When my mother died on April 19, 2015, I was still trying to find my way as a recent retiree and new blogger who was about to turn seventy. Thus, another turning point, this one of my choosing. In addition to blogging, I started writing a book. My mother understood my inability to focus on just one thing. She always told me I tried to do too much at the same time. She was also my biggest fan who thought everything I wrote was brilliant and worth sharing with her lady friends. So while I wrote Terribly Strange and Wonderfully Real thinking of Paul Simon’s lyric, “How terribly strange to be seventy” (Old Friends/Bookends), I really wrote the book for my mother.
Shortly after my retirement, I did what most retired women in my community do. I joined a book club. My first assignment was to read The Unlikely Pilgrimage of Harold Fry by Rachel Joyce. It’s about a recently retired and frankly boring Englishman who embarks on a 627-mile walk to see an old acquaintance who is dying of cancer. Not the pick-me-up I was seeking, but I always do my homework. Much to my surprise, I loved the book. It spoke to me as a recent retiree. On his strange pilgrimage, Harold discovered, “It was the journey that mattered.” Find a path for yourself and just keep walking. Life is filled with many turning points, and it’s never too late to start down a new path.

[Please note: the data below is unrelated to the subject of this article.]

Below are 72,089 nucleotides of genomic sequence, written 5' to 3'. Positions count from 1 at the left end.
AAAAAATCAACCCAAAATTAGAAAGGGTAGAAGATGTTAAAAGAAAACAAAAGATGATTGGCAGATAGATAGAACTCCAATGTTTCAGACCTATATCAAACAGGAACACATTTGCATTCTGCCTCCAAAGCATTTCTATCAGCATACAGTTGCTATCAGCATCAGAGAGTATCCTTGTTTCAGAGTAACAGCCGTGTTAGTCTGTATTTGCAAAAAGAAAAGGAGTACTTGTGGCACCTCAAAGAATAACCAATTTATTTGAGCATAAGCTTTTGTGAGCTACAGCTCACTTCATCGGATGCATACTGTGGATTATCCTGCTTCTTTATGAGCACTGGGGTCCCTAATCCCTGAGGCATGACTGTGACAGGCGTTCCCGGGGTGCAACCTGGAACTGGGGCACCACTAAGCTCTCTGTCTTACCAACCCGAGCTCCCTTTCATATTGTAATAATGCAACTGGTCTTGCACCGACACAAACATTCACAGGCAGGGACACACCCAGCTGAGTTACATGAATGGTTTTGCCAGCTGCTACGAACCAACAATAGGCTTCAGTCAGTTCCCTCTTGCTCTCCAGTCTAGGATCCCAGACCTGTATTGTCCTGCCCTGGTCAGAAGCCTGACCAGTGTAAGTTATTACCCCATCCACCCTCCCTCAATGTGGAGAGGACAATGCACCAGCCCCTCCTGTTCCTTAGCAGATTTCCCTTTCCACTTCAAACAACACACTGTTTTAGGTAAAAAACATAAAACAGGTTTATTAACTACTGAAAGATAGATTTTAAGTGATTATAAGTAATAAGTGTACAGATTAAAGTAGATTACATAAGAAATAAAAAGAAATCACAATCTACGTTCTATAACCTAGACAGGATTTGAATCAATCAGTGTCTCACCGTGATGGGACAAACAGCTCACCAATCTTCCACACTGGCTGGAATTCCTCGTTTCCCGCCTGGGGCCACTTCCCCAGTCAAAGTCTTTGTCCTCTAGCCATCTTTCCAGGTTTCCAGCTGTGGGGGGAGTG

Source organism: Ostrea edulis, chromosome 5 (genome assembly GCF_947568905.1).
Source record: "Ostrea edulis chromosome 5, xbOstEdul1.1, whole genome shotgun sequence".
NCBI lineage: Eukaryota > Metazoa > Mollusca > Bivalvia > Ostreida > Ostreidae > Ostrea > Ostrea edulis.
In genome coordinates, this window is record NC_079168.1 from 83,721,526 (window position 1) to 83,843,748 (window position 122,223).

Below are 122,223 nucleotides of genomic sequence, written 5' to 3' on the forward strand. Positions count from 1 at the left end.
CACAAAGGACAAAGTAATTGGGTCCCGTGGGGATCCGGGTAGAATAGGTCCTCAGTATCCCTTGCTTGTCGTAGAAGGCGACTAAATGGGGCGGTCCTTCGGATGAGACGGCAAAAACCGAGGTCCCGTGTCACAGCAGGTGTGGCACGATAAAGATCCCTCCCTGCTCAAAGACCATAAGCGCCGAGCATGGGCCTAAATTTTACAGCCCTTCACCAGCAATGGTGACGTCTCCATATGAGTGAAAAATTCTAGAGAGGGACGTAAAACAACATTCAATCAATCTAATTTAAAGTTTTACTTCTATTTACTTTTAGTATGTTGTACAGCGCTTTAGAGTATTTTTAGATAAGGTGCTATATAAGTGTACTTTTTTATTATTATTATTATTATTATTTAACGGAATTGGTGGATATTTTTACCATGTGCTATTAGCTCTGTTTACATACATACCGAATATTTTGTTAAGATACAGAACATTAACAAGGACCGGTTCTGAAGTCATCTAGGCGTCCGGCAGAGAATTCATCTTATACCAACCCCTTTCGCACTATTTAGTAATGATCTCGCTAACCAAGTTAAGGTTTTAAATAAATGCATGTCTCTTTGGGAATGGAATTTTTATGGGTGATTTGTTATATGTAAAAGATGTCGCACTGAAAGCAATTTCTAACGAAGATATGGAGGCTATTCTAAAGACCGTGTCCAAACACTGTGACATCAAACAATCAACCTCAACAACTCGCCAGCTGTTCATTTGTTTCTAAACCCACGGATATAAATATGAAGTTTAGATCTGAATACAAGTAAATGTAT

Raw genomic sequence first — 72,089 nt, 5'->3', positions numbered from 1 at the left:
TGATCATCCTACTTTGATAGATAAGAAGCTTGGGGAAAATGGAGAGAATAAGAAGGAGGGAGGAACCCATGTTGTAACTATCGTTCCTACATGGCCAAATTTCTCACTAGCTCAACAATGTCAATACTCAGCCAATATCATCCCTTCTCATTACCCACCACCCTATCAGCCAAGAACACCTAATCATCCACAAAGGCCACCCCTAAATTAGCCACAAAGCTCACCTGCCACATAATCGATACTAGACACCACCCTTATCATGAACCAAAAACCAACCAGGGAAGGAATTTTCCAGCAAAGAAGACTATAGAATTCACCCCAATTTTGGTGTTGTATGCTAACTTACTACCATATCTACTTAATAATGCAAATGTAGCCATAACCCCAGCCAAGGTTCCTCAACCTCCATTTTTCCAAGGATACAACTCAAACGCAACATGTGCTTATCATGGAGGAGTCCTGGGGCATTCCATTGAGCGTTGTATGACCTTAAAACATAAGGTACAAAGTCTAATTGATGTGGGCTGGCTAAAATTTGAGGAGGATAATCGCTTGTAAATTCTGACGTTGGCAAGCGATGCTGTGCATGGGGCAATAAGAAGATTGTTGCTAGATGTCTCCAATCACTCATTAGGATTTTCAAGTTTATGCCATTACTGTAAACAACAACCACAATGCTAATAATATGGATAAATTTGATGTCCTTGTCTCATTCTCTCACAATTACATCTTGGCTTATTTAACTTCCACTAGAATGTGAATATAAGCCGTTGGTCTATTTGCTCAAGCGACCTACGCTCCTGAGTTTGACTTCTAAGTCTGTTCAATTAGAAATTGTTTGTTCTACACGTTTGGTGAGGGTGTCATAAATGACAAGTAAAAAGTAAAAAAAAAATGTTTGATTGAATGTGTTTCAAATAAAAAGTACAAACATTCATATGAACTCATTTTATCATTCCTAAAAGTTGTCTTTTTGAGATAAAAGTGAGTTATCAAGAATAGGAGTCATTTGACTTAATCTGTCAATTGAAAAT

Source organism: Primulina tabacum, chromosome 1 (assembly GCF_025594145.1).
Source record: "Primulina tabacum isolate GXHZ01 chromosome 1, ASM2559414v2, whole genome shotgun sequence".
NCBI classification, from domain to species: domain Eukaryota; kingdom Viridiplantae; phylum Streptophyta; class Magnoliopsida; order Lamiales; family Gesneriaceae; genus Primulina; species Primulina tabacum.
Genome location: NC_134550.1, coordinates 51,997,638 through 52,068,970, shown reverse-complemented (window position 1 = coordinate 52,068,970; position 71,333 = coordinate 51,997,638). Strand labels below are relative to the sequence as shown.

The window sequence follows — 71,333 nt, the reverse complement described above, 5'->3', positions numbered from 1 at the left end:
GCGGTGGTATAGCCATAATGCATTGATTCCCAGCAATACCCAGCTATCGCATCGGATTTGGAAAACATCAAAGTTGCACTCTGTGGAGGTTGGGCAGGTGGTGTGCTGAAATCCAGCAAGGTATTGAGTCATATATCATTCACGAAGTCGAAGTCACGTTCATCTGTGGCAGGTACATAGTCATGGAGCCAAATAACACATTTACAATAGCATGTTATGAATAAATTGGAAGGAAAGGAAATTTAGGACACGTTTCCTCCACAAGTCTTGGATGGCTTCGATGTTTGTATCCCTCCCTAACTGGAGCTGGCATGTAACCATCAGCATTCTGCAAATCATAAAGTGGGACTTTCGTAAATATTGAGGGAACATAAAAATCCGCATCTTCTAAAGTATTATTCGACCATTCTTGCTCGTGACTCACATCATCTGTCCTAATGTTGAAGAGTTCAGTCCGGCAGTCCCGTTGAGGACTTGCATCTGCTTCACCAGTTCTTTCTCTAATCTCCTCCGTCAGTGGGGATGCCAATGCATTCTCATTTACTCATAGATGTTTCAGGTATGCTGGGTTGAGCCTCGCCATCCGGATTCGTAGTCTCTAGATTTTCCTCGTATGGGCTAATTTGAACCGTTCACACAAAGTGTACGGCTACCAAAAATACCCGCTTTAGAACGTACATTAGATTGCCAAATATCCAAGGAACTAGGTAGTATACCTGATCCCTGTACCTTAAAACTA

Fred Rogers, one of my personal heroes and the wise and gentle guide through Mr. Rogers’ Neighborhood, said,
“Often when you think you’re at the end of something, you’re at the beginning of something else.”
As I look back at the bigger picture of my personal journey from career to parenthood to new career to retirement, life is all about those turning points which send you in a different direction toward a new purpose.
Boomer. Educator. Advocate. Eclectic topics: grandkids, special needs, values, aging, loss, & whatever. Author: Terribly Strange and Wonderfully Real.